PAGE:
The term “vegan” was coined by animal-rights advocate Donald Watson in the 1940s. The organization he founded, the Vegan Society, defines veganism as “a philosophy and way of living that excludes all forms of exploitation of, and cruelty to, animals for food, clothing or any other purpose.”
Vegan, by definition, entails more than what you put in your body.
It includes what you put on your body, and what you have in your home. Your shoes, your linens, your clothes, your furniture. Beyond meat, fish, seafood, eggs, and dairy products, there is leather, wool, silk, and honey to consider, as well as a host of common items that often contain ingredients of animal origin.
“Plant-based,” on the other hand, is a dietary distinction. It refers to what’s on our plates.
So while all vegans eat a plant-based diet, not everyone who eats a plant-based diet is vegan.
And not everyone who likes a plant-based meal now and then feels compelled to adopt an exclusively plant-based diet. Or feels comfortable with the word “vegan,” which can carry a whiff of (let’s face it) militancy, or dogma, or an us-vs.-them rigidity.
At Common Ground, we serve plant-based meals. Our food is vegan-friendly (no honey, no bone-charred white sugar.) And we eschew rigidity.
We recognize that people might avoid animal products in their diet for health reasons, for ethical reasons, or for a bit of both. We respect what we see as a compassionate choice that offers health benefits, a healthy choice with a side of kindness.
Let’s just know that no diet or lifestyle choice, no matter how compassionately adopted, can absolve us of our obligation to deal with the complexities of this life of interconnection and complicity.
In other words, eat mindfully, yes, but let’s not be smug.
After all, large-scale agriculture — upon which all vegan and plant-based diets rely — displaces native animals, and farm machinery kills ground-nesting birds, rabbits, foxes, snakes, mice and countless other wild creatures. Clearing land for crops, whether it’s soybeans for animals or cauliflower for humans, means taking habitat away from other animals.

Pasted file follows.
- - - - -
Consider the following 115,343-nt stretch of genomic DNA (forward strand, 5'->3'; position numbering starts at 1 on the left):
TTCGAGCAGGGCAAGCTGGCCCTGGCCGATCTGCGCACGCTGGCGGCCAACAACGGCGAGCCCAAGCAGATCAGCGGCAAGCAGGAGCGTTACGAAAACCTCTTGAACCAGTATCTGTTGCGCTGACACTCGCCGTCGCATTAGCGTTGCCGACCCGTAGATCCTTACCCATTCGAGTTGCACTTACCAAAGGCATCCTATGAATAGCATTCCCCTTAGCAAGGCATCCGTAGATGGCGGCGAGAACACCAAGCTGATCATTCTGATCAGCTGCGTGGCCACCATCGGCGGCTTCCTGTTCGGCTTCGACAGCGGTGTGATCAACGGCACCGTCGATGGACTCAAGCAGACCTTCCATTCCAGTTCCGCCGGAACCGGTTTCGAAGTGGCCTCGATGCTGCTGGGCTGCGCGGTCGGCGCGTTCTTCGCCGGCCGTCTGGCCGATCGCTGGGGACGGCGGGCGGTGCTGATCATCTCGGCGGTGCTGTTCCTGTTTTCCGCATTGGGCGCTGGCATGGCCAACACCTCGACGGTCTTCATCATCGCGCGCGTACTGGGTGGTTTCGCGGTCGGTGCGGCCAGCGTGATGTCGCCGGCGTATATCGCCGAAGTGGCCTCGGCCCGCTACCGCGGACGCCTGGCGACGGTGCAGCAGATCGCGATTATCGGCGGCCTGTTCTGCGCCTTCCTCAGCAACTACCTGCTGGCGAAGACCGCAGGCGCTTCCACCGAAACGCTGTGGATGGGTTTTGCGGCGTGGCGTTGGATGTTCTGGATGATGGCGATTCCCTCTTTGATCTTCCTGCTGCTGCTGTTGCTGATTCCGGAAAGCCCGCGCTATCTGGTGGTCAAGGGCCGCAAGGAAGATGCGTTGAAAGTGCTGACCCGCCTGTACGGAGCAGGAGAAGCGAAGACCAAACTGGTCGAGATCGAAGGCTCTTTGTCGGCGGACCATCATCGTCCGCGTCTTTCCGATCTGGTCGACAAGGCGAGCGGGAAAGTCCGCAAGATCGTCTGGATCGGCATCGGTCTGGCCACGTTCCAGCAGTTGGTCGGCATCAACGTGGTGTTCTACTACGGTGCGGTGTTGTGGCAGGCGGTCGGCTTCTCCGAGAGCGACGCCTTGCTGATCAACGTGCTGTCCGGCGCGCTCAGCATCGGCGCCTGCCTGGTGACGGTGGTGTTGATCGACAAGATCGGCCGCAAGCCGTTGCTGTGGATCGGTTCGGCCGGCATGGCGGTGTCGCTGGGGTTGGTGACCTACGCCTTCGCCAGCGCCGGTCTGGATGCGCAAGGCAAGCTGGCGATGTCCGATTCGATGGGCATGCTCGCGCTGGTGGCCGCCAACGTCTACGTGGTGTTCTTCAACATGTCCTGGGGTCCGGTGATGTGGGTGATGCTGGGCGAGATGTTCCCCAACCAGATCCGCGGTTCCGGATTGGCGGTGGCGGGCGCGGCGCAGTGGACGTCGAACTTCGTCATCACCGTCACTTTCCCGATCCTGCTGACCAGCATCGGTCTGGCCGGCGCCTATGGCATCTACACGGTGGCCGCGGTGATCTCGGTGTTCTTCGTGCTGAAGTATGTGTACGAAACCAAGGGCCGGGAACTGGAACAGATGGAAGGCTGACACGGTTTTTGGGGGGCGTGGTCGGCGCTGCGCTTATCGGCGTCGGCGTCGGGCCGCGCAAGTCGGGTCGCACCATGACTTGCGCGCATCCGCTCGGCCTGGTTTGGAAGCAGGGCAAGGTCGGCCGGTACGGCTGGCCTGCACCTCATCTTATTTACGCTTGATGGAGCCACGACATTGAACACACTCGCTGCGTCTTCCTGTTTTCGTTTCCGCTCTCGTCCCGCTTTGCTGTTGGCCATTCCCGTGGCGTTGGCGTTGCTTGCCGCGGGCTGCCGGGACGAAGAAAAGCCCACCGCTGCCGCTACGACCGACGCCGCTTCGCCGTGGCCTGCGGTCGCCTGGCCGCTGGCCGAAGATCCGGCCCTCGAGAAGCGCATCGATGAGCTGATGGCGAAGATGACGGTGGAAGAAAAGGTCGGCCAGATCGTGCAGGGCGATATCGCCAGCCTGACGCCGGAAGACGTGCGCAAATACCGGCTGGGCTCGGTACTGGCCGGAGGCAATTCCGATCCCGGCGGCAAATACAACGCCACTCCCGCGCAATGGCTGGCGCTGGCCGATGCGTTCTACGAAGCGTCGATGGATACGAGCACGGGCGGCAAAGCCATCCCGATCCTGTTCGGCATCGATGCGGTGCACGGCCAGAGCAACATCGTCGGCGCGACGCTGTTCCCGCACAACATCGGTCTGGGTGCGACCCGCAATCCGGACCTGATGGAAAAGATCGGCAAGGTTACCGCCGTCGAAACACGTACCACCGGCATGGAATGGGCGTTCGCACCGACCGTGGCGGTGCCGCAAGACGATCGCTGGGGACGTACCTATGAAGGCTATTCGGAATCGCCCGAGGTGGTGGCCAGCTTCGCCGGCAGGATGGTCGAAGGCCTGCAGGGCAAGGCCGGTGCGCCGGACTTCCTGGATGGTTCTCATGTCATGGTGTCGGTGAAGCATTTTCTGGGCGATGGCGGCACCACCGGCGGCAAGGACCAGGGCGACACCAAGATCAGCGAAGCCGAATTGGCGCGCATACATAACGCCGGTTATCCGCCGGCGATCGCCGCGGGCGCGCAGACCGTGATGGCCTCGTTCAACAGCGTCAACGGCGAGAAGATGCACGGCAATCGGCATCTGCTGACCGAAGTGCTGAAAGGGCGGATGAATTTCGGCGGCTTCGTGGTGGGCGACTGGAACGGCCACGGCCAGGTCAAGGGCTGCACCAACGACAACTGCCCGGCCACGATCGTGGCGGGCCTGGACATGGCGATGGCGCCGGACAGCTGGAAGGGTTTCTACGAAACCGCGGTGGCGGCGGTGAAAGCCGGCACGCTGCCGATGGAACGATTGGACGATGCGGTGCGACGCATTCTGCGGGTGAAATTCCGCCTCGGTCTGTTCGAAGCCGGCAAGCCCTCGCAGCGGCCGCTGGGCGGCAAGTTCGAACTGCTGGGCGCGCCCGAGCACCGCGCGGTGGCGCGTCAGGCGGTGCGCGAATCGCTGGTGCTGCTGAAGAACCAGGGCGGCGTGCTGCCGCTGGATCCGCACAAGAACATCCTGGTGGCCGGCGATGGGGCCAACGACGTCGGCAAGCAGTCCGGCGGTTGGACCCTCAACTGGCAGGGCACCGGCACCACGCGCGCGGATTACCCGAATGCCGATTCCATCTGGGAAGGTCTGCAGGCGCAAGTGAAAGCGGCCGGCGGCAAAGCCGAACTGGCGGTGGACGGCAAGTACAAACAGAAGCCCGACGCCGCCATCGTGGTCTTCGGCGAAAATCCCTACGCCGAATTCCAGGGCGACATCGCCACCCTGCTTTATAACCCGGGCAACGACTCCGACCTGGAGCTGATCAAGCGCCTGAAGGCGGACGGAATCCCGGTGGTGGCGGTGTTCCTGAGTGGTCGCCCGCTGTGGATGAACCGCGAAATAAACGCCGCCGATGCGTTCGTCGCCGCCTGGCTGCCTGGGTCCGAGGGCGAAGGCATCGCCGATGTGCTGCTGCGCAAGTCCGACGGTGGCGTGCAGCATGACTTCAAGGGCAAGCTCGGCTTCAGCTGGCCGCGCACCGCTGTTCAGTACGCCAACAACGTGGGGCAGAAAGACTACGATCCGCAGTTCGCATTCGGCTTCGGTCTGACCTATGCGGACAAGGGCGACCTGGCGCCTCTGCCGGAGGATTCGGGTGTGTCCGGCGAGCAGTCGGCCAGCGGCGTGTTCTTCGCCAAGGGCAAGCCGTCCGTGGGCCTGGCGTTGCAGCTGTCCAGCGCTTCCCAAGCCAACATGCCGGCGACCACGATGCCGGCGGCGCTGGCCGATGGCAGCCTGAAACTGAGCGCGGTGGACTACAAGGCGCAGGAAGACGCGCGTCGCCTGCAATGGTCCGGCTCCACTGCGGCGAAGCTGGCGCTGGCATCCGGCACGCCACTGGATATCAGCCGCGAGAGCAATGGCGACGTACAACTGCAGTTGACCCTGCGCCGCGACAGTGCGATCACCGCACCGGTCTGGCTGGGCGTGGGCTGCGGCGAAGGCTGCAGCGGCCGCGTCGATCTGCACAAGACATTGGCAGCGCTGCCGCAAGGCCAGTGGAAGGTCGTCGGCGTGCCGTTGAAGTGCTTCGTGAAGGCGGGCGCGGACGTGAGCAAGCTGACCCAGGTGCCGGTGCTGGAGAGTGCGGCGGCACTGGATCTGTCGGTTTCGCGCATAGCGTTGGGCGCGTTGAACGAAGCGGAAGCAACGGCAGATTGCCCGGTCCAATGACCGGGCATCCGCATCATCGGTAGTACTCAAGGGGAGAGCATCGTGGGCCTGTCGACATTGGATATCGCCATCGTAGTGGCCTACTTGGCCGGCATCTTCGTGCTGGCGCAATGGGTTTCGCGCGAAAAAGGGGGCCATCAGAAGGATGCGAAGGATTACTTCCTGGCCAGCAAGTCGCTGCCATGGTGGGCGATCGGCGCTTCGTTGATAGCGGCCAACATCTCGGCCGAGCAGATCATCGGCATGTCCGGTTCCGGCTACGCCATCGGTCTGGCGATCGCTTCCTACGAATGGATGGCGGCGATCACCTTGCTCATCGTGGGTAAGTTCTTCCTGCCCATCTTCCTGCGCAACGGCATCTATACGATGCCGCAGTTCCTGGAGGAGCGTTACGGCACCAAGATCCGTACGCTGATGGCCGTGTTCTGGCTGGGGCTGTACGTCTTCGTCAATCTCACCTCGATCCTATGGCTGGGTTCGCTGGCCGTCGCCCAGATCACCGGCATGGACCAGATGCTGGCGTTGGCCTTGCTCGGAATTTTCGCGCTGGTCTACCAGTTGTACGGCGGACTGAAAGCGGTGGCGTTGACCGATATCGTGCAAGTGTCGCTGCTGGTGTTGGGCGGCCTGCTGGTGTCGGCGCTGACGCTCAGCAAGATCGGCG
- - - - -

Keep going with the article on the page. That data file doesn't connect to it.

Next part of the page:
Moreover, the planting and harvesting of commercial fruit and vegetable crops is back-breaking, low-paying work, not to mention fossil-fuel dependent, and those who do it are often exploited and vulnerable. I’ve heard vegan and plant-based diets described as “cruelty-free,” but agriculture is not “cruelty-free,” and it’s misleading at best to imply that it is.
Less cruel, yes. And we’re all for that. But we ought not pretend to a state of virtue that doesn’t comport with the world in which we live.
No matter what we put on our plates, our presence on this planet will have an impact — sometimes a negative one — on our fellow inhabitants. I think it’s important to acknowledge that.
I think it’s important to reduce harm where we can, and reduce suffering, human and non-human alike. A plant-based diet can be less harmful to other living creatures than a diet that includes meat, but it is not harmless. Agriculture is not harmless.
I also think it’s important that whatever dietary choices we make, we know what it is we’re eating, and how it got to our plate. It’s good, as well, to be thankful for our food, and for the company of those with whom we share it. Gratitude is compassionate, too.